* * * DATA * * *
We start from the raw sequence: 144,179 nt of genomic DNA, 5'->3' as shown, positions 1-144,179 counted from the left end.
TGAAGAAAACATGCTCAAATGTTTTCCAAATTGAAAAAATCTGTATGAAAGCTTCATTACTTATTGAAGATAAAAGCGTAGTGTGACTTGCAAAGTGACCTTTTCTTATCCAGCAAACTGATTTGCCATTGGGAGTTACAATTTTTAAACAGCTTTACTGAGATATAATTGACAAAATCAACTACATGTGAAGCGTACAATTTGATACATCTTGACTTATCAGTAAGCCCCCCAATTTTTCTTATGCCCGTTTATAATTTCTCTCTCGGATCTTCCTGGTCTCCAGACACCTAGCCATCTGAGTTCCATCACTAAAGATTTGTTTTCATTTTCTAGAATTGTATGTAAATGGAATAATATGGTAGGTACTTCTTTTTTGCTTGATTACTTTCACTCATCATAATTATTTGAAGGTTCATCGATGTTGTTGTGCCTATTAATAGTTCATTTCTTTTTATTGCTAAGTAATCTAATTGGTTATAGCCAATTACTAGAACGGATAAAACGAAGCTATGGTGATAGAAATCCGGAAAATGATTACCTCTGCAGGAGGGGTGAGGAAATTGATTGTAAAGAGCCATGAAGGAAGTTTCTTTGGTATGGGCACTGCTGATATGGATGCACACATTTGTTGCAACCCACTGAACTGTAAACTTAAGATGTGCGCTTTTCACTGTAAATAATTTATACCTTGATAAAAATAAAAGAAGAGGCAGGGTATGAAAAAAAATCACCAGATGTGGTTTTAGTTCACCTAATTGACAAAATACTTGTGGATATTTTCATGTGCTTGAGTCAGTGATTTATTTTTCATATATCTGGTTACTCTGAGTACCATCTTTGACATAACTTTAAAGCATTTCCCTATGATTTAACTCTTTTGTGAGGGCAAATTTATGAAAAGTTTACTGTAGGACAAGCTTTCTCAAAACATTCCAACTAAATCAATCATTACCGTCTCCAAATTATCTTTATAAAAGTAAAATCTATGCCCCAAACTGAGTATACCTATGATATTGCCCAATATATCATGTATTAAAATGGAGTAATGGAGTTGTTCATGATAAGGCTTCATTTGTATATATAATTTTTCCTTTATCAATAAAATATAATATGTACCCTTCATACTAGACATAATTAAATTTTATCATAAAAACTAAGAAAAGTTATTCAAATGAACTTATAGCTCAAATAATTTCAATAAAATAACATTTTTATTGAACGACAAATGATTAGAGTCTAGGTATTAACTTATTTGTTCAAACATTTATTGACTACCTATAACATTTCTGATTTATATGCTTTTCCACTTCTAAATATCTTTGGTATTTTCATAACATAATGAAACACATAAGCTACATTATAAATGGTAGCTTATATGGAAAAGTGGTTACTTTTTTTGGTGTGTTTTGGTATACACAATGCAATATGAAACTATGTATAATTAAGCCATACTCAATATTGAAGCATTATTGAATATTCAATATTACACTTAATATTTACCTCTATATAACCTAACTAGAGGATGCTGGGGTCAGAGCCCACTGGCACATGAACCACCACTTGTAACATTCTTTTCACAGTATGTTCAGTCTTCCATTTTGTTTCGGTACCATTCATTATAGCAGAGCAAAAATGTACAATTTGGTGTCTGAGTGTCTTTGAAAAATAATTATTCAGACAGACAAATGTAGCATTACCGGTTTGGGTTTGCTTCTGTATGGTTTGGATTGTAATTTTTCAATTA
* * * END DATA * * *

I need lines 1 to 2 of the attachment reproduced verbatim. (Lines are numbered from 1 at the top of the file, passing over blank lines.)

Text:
We start from the raw sequence: 144,179 nt of genomic DNA, 5'->3' as shown, positions 1-144,179 counted from the left end.
TGAAGAAAACATGCTCAAATGTTTTCCAAATTGAAAAAATCTGTATGAAAGCTTCATTACTTATTGAAGATAAAAGCGTAGTGTGACTTGCAAAGTGACCTTTTCTTATCCAGCAAACTGATTTGCCATTGGGAGTTACAATTTTTAAACAGCTTTACTGAGATATAATTGACAAAATCAACTACATGTGAAGCGTACAATTTGATACATCTTGACTTATCAGTAAGCCCCCCAATTTTTCTTATGCCCGTTTATAATTTCTCTCTCGGATCTTCCTGGTCTCCAGACACCTAGCCATCTGAGTTCCATCACTAAAGATTTGTTTTCATTTTCTAGAATTGTATGTAAATGGAATAATATGGTAGGTACTTCTTTTTTGCTTGATTACTTTCACTCATCATAATTATTTGAAGGTTCATCGATGTTGTTGTGCCTATTAATAGTTCATTTCTTTTTATTGCTAAGTAATCTAATTGGTTATAGCCAATTACTAGAACGGATAAAACGAAGCTATGGTGATAGAAATCCGGAAAATGATTACCTCTGCAGGAGGGGTGAGGAAATTGATTGTAAAGAGCCATGAAGGAAGTTTCTTTGGTATGGGCACTGCTGATATGGATGCACACATTTGTTGCAACCCACTGAACTGTAAACTTAAGATGTGCGCTTTTCACTGTAAATAATTTATACCTTGATAAAAATAAAAGAAGAGGCAGGGTATGAAAAAAAATCACCAGATGTGGTTTTAGTTCACCTAATTGACAAAATACTTGTGGATATTTTCATGTGCTTGAGTCAGTGATTTATTTTTCATATATCTGGTTACTCTGAGTACCATCTTTGACATAACTTTAAAGCATTTCCCTATGATTTAACTCTTTTGTGAGGGCAAATTTATGAAAAGTTTACTGTAGGACAAGCTTTCTCAAAACATTCCAACTAAATCAATCATTACCGTCTCCAAATTATCTTTATAAAAGTAAAATCTATGCCCCAAACTGAGTATACCTATGATATTGCCCAATATATCATGTATTAAAATGGAGTAATGGAGTTGTTCATGATAAGGCTTCATTTGTATATATAATTTTTCCTTTATCAATAAAATATAATATGTACCCTTCATACTAGACATAATTAAATTTTATCATAAAAACTAAGAAAAGTTATTCAAATGAACTTATAGCTCAAATAATTTCAATAAAATAACATTTTTATTGAACGACAAATGATTAGAGTCTAGGTATTAACTTATTTGTTCAAACATTTATTGACTACCTATAACATTTCTGATTTATATGCTTTTCCACTTCTAAATATCTTTGGTATTTTCATAACATAATGAAACACATAAGCTACATTATAAATGGTAGCTTATATGGAAAAGTGGTTACTTTTTTTGGTGTGTTTTGGTATACACAATGCAATATGAAACTATGTATAATTAAGCCATACTCAATATTGAAGCATTATTGAATATTCAATATTACACTTAATATTTACCTCTATATAACCTAACTAGAGGATGCTGGGGTCAGAGCCCACTGGCACATGAACCACCACTTGTAACATTCTTTTCACAGTATGTTCAGTCTTCCATTTTGTTTCGGTACCATTCATTATAGCAGAGCAAAAATGTACAATTTGGTGTCTGAGTGTCTTTGAAAAATAATTATTCAGACAGACAAATGTAGCATTACCGGTTTGGGTTTGCTTCTGTATGGTTTGGATTGTAATTTTTCAATTA